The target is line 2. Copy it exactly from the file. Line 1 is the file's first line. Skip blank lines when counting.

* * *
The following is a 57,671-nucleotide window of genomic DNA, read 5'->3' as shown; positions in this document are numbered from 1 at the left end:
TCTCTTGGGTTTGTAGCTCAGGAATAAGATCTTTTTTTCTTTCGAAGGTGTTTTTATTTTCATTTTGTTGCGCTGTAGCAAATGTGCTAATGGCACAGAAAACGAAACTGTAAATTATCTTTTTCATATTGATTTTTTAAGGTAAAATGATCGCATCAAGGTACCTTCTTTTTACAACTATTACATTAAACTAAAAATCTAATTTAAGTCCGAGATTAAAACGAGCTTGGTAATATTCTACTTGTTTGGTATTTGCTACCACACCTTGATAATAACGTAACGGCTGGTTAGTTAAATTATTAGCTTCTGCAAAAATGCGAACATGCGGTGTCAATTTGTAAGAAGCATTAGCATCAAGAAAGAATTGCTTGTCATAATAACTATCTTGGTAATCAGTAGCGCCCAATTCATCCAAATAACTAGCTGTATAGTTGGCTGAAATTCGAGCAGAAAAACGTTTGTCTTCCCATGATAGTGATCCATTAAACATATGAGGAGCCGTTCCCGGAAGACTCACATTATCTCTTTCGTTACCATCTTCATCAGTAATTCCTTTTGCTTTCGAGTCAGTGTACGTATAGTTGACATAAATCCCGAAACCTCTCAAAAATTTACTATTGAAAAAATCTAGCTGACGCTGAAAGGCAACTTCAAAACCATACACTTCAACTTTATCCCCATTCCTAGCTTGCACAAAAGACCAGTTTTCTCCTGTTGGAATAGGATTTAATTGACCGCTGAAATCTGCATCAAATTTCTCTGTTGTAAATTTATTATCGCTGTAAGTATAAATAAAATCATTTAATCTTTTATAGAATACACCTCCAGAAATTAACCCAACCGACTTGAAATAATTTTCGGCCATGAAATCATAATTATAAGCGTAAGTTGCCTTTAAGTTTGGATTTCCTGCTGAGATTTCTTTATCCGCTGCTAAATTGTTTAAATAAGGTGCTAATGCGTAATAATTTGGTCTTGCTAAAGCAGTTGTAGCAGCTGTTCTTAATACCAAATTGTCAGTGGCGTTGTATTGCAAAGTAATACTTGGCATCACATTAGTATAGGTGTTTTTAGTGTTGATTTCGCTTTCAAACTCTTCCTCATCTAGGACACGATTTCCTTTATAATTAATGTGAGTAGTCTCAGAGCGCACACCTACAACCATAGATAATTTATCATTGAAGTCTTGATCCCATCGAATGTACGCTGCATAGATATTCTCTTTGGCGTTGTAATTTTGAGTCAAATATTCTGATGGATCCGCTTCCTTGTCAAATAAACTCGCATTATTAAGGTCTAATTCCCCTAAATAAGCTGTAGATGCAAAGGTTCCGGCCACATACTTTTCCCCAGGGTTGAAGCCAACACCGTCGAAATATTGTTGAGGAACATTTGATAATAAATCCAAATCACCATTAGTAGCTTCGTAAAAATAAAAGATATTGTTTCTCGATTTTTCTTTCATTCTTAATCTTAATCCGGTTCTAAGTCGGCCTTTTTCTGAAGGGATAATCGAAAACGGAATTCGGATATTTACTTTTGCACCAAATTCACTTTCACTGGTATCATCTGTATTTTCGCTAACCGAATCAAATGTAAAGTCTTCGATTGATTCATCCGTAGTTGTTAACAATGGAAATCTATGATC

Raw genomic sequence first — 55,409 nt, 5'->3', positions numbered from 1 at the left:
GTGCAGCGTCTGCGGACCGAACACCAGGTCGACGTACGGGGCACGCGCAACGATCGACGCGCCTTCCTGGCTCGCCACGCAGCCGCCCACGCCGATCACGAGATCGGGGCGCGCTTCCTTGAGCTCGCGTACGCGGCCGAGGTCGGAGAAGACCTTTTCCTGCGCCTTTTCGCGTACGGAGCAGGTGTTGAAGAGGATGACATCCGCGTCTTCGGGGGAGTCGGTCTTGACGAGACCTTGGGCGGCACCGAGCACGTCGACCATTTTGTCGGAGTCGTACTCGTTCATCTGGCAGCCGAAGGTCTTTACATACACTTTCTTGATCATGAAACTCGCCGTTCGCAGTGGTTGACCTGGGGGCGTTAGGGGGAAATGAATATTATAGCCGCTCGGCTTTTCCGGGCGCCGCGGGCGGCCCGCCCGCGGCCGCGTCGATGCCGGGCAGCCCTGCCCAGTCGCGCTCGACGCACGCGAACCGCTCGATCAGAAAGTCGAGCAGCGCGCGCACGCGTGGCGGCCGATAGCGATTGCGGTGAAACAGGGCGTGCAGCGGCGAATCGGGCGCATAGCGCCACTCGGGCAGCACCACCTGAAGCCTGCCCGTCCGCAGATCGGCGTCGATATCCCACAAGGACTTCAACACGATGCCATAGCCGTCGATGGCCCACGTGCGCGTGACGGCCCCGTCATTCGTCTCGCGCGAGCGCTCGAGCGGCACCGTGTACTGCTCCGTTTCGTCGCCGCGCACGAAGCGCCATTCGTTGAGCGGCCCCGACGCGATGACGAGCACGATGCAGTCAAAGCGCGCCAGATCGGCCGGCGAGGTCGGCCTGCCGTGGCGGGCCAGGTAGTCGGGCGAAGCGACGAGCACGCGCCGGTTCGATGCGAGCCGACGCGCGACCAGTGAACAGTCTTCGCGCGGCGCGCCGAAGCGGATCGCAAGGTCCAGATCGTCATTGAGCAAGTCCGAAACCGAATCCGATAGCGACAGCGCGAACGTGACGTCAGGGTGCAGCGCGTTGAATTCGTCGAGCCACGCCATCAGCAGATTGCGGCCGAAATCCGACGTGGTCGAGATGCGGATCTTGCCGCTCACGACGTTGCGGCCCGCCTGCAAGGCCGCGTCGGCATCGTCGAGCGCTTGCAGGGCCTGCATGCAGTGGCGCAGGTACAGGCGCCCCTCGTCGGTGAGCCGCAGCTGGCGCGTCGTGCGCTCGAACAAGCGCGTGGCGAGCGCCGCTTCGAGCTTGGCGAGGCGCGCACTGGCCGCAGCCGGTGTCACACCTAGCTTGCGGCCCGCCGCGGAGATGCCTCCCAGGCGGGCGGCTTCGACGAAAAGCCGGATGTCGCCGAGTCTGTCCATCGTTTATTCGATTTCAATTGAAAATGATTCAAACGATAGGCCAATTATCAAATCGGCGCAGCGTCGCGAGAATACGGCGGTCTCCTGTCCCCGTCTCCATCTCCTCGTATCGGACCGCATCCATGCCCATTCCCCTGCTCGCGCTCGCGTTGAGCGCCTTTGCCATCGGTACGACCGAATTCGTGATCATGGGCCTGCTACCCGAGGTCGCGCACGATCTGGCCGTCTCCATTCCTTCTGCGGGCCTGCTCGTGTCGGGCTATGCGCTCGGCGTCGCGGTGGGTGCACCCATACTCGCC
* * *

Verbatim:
TCTCTTGGGTTTGTAGCTCAGGAATAAGATCTTTTTTTCTTTCGAAGGTGTTTTTATTTTCATTTTGTTGCGCTGTAGCAAATGTGCTAATGGCACAGAAAACGAAACTGTAAATTATCTTTTTCATATTGATTTTTTAAGGTAAAATGATCGCATCAAGGTACCTTCTTTTTACAACTATTACATTAAACTAAAAATCTAATTTAAGTCCGAGATTAAAACGAGCTTGGTAATATTCTACTTGTTTGGTATTTGCTACCACACCTTGATAATAACGTAACGGCTGGTTAGTTAAATTATTAGCTTCTGCAAAAATGCGAACATGCGGTGTCAATTTGTAAGAAGCATTAGCATCAAGAAAGAATTGCTTGTCATAATAACTATCTTGGTAATCAGTAGCGCCCAATTCATCCAAATAACTAGCTGTATAGTTGGCTGAAATTCGAGCAGAAAAACGTTTGTCTTCCCATGATAGTGATCCATTAAACATATGAGGAGCCGTTCCCGGAAGACTCACATTATCTCTTTCGTTACCATCTTCATCAGTAATTCCTTTTGCTTTCGAGTCAGTGTACGTATAGTTGACATAAATCCCGAAACCTCTCAAAAATTTACTATTGAAAAAATCTAGCTGACGCTGAAAGGCAACTTCAAAACCATACACTTCAACTTTATCCCCATTCCTAGCTTGCACAAAAGACCAGTTTTCTCCTGTTGGAATAGGATTTAATTGACCGCTGAAATCTGCATCAAATTTCTCTGTTGTAAATTTATTATCGCTGTAAGTATAAATAAAATCATTTAATCTTTTATAGAATACACCTCCAGAAATTAACCCAACCGACTTGAAATAATTTTCGGCCATGAAATCATAATTATAAGCGTAAGTTGCCTTTAAGTTTGGATTTCCTGCTGAGATTTCTTTATCCGCTGCTAAATTGTTTAAATAAGGTGCTAATGCGTAATAATTTGGTCTTGCTAAAGCAGTTGTAGCAGCTGTTCTTAATACCAAATTGTCAGTGGCGTTGTATTGCAAAGTAATACTTGGCATCACATTAGTATAGGTGTTTTTAGTGTTGATTTCGCTTTCAAACTCTTCCTCATCTAGGACACGATTTCCTTTATAATTAATGTGAGTAGTCTCAGAGCGCACACCTACAACCATAGATAATTTATCATTGAAGTCTTGATCCCATCGAATGTACGCTGCATAGATATTCTCTTTGGCGTTGTAATTTTGAGTCAAATATTCTGATGGATCCGCTTCCTTGTCAAATAAACTCGCATTATTAAGGTCTAATTCCCCTAAATAAGCTGTAGATGCAAAGGTTCCGGCCACATACTTTTCCCCAGGGTTGAAGCCAACACCGTCGAAATATTGTTGAGGAACATTTGATAATAAATCCAAATCACCATTAGTAGCTTCGTAAAAATAAAAGATATTGTTTCTCGATTTTTCTTTCATTCTTAATCTTAATCCGGTTCTAAGTCGGCCTTTTTCTGAAGGGATAATCGAAAACGGAATTCGGATATTTACTTTTGCACCAAATTCACTTTCACTGGTATCATCTGTATTTTCGCTAACCGAATCAAATGTAAAGTCTTCGATTGATTCATCCGTAGTTGTTAACAATGGAAATCTATGATC